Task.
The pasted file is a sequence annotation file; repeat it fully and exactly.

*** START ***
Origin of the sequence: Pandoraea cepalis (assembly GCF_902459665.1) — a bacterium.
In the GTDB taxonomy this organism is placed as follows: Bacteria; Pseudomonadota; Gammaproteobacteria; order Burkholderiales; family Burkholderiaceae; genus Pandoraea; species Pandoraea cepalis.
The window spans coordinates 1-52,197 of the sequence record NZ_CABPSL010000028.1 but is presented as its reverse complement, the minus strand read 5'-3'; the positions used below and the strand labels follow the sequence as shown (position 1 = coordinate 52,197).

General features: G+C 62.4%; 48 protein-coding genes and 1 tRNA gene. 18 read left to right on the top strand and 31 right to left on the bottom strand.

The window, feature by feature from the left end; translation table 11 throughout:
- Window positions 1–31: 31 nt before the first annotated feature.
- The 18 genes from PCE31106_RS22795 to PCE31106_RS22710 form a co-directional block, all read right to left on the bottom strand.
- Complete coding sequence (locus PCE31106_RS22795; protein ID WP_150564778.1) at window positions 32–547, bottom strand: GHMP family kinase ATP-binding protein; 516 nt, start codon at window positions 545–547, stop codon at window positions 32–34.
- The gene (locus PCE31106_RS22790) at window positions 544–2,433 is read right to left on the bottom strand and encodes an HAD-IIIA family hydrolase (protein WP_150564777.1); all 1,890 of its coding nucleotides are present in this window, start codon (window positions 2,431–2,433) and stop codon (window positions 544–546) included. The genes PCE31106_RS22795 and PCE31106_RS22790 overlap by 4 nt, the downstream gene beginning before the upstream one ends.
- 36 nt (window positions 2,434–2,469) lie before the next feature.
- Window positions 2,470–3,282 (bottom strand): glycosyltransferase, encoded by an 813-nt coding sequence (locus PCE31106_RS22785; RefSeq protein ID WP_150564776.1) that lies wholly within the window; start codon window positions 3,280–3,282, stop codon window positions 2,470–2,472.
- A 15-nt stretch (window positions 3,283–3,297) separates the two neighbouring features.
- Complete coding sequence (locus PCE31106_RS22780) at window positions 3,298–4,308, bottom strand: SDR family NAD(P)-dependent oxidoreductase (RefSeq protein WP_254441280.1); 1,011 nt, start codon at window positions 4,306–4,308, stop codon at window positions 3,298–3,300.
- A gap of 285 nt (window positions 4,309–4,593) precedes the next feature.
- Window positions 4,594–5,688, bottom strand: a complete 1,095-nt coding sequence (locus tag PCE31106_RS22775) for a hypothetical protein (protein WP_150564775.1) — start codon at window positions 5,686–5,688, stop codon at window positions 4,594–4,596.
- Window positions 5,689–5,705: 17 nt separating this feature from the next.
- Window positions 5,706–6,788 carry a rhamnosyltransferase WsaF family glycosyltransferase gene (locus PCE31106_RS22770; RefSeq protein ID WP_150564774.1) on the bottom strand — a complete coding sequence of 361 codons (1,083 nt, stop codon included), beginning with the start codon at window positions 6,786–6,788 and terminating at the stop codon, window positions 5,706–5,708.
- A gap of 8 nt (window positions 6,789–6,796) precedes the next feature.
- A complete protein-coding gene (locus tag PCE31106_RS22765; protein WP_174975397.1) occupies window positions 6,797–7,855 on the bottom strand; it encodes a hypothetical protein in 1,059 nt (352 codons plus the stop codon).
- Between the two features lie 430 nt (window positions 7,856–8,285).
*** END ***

Origin of the sequence: Pandoraea cepalis (assembly GCF_902459665.1) — a bacterium.
In the GTDB taxonomy this organism is placed as follows: Bacteria; Pseudomonadota; Gammaproteobacteria; order Burkholderiales; family Burkholderiaceae; genus Pandoraea; species Pandoraea cepalis.
The window spans coordinates 1-52,197 of the sequence record NZ_CABPSL010000028.1 but is presented as its reverse complement, the minus strand read 5'-3'; the positions used below and the strand labels follow the sequence as shown (position 1 = coordinate 52,197).

General features: G+C 62.4%; 48 protein-coding genes and 1 tRNA gene. 18 read left to right on the top strand and 31 right to left on the bottom strand.

The window, feature by feature from the left end; translation table 11 throughout:
- Window positions 1–31: 31 nt before the first annotated feature.
- The 18 genes from PCE31106_RS22795 to PCE31106_RS22710 form a co-directional block, all read right to left on the bottom strand.
- Complete coding sequence (locus PCE31106_RS22795; protein ID WP_150564778.1) at window positions 32–547, bottom strand: GHMP family kinase ATP-binding protein; 516 nt, start codon at window positions 545–547, stop codon at window positions 32–34.
- The gene (locus PCE31106_RS22790) at window positions 544–2,433 is read right to left on the bottom strand and encodes an HAD-IIIA family hydrolase (protein WP_150564777.1); all 1,890 of its coding nucleotides are present in this window, start codon (window positions 2,431–2,433) and stop codon (window positions 544–546) included. The genes PCE31106_RS22795 and PCE31106_RS22790 overlap by 4 nt, the downstream gene beginning before the upstream one ends.
- 36 nt (window positions 2,434–2,469) lie before the next feature.
- Window positions 2,470–3,282 (bottom strand): glycosyltransferase, encoded by an 813-nt coding sequence (locus PCE31106_RS22785; RefSeq protein ID WP_150564776.1) that lies wholly within the window; start codon window positions 3,280–3,282, stop codon window positions 2,470–2,472.
- A 15-nt stretch (window positions 3,283–3,297) separates the two neighbouring features.
- Complete coding sequence (locus PCE31106_RS22780) at window positions 3,298–4,308, bottom strand: SDR family NAD(P)-dependent oxidoreductase (RefSeq protein WP_254441280.1); 1,011 nt, start codon at window positions 4,306–4,308, stop codon at window positions 3,298–3,300.
- A gap of 285 nt (window positions 4,309–4,593) precedes the next feature.
- Window positions 4,594–5,688, bottom strand: a complete 1,095-nt coding sequence (locus tag PCE31106_RS22775) for a hypothetical protein (protein WP_150564775.1) — start codon at window positions 5,686–5,688, stop codon at window positions 4,594–4,596.
- Window positions 5,689–5,705: 17 nt separating this feature from the next.
- Window positions 5,706–6,788 carry a rhamnosyltransferase WsaF family glycosyltransferase gene (locus PCE31106_RS22770; RefSeq protein ID WP_150564774.1) on the bottom strand — a complete coding sequence of 361 codons (1,083 nt, stop codon included), beginning with the start codon at window positions 6,786–6,788 and terminating at the stop codon, window positions 5,706–5,708.
- A gap of 8 nt (window positions 6,789–6,796) precedes the next feature.
- A complete protein-coding gene (locus tag PCE31106_RS22765; protein WP_174975397.1) occupies window positions 6,797–7,855 on the bottom strand; it encodes a hypothetical protein in 1,059 nt (352 codons plus the stop codon).
- Between the two features lie 430 nt (window positions 7,856–8,285).